The Watch | Peoria council discusses cuts



“Normal” is not quite the right word. But a new reality is taking shape for local governments in 2020.

On July 28, Peoria City Council mulled changes to the 2020-2021 budget in the wake of COVID-19.

Staff was directed to reduce capital programs by $26.7 million, restructure Jan. 1, 2021 debt payments of approximately $10 million and seek a $20 million line of credit and/or working cash bond.

Servicing $30 million in debt requires more resources. The $2 million needed to restructure the debt could be absorbed by existing revenues, but $20 million in working capital needs a repayment source. Assuming that source is property taxes, the increase would cost the owner of a $100,000 home an additional $66.66 per year.

Recommended operating reductions — which means service reductions — include cutting 94 employees, as well as contractual and supply reductions of $3.3 million. Job cuts would include 37 vacant positions and 57 layoffs.
Voluntary separation for firefighters with 20 years of service was deferred to Aug. 11. Discussion of an ordinance amending the Unified Development Code which concerns short term rentals was deferred, as well.

The 50-year storm in mid-July created havoc in Councilwoman Denise Moore’s district. Homeowners have had issues of water back-up into their homes.

On July 14, Peoria County Election Commission members discussed and approved bids for equipment needed for the anticipated increase in mail-in voting.

First was a system for ballot packing, sorting, and scanning. Digital Copy Systems will handle 500 ballots at once, time stamp them, and verify signatures. Its service was considered cheapest and best at $49,512. Ballot packet printing and mailing services will provide 40,000 ballots/envelopes and mail them for $33,120.

Further expenditures needed include on-line ballot tracking for office and voters, approximately $2,500; PPE and cleaning supplies, $20,000; four ballot drop boxes for the office and early voting sites with infrared cameras, postage and extra judges, $312,000 to $315,000. Peoria County has a $335,000 grant to cover the extra expenses.

The Illinois Attorney General’s office contacted the commission’s attorney about non-compliance with the Open Meetings Act in May and June. A complaint had been filed by a member of the media. There will be no penalty, but things must change going forward.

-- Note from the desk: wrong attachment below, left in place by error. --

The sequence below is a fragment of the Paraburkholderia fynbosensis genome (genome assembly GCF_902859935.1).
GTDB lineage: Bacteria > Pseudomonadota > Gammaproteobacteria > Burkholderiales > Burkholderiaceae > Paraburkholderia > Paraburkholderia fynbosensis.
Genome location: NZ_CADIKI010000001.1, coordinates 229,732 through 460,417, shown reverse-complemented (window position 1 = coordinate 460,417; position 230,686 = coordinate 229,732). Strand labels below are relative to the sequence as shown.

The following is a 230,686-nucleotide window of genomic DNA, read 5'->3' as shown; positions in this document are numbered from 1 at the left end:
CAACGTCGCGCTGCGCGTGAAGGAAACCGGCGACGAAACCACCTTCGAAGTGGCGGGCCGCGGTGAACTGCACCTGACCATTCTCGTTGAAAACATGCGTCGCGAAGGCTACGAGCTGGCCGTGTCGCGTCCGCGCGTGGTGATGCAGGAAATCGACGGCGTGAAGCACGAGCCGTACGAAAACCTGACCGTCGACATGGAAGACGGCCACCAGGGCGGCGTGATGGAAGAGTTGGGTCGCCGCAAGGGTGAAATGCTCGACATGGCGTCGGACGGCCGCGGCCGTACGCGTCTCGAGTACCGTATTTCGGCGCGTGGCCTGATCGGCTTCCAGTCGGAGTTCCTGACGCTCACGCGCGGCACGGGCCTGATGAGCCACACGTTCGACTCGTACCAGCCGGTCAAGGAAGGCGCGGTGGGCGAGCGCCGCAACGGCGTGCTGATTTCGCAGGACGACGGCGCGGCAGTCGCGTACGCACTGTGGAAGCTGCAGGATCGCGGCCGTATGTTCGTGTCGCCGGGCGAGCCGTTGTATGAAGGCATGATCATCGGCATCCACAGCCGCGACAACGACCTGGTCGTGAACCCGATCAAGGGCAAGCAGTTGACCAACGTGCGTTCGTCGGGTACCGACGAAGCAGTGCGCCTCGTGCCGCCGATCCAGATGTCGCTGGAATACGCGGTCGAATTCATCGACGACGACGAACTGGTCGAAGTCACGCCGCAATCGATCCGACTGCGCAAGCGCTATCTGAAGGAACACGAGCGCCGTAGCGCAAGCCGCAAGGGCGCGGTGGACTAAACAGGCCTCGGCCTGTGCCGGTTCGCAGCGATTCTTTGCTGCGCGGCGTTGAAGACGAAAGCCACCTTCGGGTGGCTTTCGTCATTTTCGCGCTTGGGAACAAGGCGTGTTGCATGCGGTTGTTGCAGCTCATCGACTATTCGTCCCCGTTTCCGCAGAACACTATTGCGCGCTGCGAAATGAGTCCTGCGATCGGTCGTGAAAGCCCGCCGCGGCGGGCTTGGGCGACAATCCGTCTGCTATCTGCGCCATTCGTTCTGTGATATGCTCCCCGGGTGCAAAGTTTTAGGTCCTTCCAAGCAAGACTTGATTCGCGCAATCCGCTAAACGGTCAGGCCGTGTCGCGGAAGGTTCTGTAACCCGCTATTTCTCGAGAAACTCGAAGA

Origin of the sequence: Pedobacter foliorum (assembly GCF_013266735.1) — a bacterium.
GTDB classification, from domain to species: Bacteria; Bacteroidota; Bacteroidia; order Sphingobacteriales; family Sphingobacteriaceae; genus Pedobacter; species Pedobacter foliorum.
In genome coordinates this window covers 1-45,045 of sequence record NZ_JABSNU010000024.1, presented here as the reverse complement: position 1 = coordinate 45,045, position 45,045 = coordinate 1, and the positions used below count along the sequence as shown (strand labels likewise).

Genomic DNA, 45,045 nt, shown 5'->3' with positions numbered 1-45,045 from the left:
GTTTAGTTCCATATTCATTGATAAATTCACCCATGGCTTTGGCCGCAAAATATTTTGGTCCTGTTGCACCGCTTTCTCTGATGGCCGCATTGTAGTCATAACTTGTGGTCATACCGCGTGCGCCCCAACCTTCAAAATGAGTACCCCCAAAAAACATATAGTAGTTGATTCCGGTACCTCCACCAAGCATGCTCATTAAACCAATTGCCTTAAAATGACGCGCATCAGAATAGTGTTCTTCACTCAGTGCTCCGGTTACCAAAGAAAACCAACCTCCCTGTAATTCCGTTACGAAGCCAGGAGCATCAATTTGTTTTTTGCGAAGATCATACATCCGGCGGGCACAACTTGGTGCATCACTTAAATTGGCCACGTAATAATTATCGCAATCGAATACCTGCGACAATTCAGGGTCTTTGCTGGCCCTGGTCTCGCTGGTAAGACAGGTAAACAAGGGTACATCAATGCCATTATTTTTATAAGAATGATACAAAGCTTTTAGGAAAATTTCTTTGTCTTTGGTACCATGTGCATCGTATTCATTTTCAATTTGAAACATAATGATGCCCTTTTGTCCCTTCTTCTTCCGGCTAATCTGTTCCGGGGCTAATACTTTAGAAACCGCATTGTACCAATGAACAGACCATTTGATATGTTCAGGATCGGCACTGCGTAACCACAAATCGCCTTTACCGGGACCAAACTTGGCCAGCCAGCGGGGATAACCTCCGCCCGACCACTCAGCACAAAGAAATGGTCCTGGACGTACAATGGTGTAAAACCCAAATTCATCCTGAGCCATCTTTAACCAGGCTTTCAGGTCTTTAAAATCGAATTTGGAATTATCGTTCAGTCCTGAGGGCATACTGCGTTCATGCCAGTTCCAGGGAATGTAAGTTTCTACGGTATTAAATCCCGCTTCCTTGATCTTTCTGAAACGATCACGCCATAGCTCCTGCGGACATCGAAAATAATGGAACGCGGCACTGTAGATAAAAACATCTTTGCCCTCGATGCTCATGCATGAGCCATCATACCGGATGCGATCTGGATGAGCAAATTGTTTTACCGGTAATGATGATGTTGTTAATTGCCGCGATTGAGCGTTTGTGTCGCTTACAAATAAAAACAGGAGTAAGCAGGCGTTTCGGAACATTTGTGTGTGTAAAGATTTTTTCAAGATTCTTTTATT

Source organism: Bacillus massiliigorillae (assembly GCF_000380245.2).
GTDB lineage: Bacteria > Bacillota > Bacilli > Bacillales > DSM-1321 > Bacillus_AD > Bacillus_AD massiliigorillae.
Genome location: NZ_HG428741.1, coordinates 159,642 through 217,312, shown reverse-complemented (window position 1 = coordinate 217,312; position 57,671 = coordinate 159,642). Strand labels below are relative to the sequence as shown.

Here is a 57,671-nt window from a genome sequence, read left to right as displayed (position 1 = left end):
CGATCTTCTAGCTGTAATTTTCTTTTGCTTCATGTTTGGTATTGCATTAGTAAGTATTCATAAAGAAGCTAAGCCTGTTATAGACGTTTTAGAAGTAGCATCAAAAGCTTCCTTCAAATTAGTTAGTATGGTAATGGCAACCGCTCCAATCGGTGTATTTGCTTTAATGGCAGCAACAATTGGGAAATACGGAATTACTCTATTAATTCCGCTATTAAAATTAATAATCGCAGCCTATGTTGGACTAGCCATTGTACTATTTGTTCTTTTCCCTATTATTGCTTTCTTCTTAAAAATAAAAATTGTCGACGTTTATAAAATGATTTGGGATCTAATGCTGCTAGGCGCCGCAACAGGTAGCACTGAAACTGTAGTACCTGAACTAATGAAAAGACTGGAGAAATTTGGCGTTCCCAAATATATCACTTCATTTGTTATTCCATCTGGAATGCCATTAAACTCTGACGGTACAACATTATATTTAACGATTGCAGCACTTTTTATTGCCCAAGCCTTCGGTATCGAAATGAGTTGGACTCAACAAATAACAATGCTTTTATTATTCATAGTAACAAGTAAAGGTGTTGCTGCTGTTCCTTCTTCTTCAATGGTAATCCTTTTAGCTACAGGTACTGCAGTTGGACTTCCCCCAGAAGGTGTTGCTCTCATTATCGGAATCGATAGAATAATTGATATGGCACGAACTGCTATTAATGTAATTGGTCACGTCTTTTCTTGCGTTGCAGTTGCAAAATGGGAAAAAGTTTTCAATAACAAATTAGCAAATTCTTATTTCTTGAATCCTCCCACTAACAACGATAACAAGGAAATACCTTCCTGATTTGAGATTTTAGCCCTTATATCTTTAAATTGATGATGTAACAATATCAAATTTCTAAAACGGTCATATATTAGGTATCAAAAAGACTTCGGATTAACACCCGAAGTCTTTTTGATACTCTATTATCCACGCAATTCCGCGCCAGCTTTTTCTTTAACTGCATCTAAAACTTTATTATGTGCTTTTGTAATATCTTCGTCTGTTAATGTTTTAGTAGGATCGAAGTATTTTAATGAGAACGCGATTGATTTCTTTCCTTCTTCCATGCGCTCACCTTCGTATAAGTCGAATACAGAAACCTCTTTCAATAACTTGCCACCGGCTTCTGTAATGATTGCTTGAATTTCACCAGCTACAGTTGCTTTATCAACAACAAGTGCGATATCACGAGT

Peoria Housing Authority’s Board of Commissioners met on July 6 via Zoom.

Tim McCall, Security Administrator from Pinnacle Security, was introduced. Pinnacle provides security for PHA properties.

The hot topic was security measures at Taft Homes over the July 4th weekend. While Chairman Carl Cannon and CEO Jackie Newman said the same security measures have been used since 2012, community comments indicate lack of communication to residents was a concern.

The main issue was that some access gates into Taft were locked. Friends and family members had to detour on foot to visit residents, bring food or groceries. Residents without cars had to walk farther to leave or enter the complex. On-street parking was a concern, as well.

Approximately five members of the public spoke on this issue. Most agreed ongoing communication was important. Suggestions included notices or newsletter updates on security measures and door to door communication. One speaker reminded board members there may be new residents unaware of the precautions. Another individual asked where police were during an altercation at Taft.

Cannon acknowledged more communication with residents would have been positive. Prior to this, there were many instances of disruptive and unsafe behavior by non-residents at some of the housing developments over the July 4th holiday.

Of note, the approval of a resolution for intergovernmental agreement with Springfield Housing Authority for management services was approved unanimously.

Peoria Park District’s July 8 meeting was cancelled but the July 22 meeting was held both in person and through streaming Zoom on Facebook.

On Sept. 1, the planning committee will discuss the results of a hearing about removal of the Christopher Columbus Statue in Laura Bradley Park. Trustees will receive a recommendation at the Sept. 23 meeting.

Trustee Joyce Harant said the Peoria City/County Board of Health declared racism a public health crisis. She asked fellow trustees to consider a position statement about the impact of racism. Following discussion, they decided to get additional information, including checking with other park districts’ statements. Harant also shared that a task force is being formed to address racism.

League of Women Voters of Greater Peoria observers attend and report on local government meetings. Check

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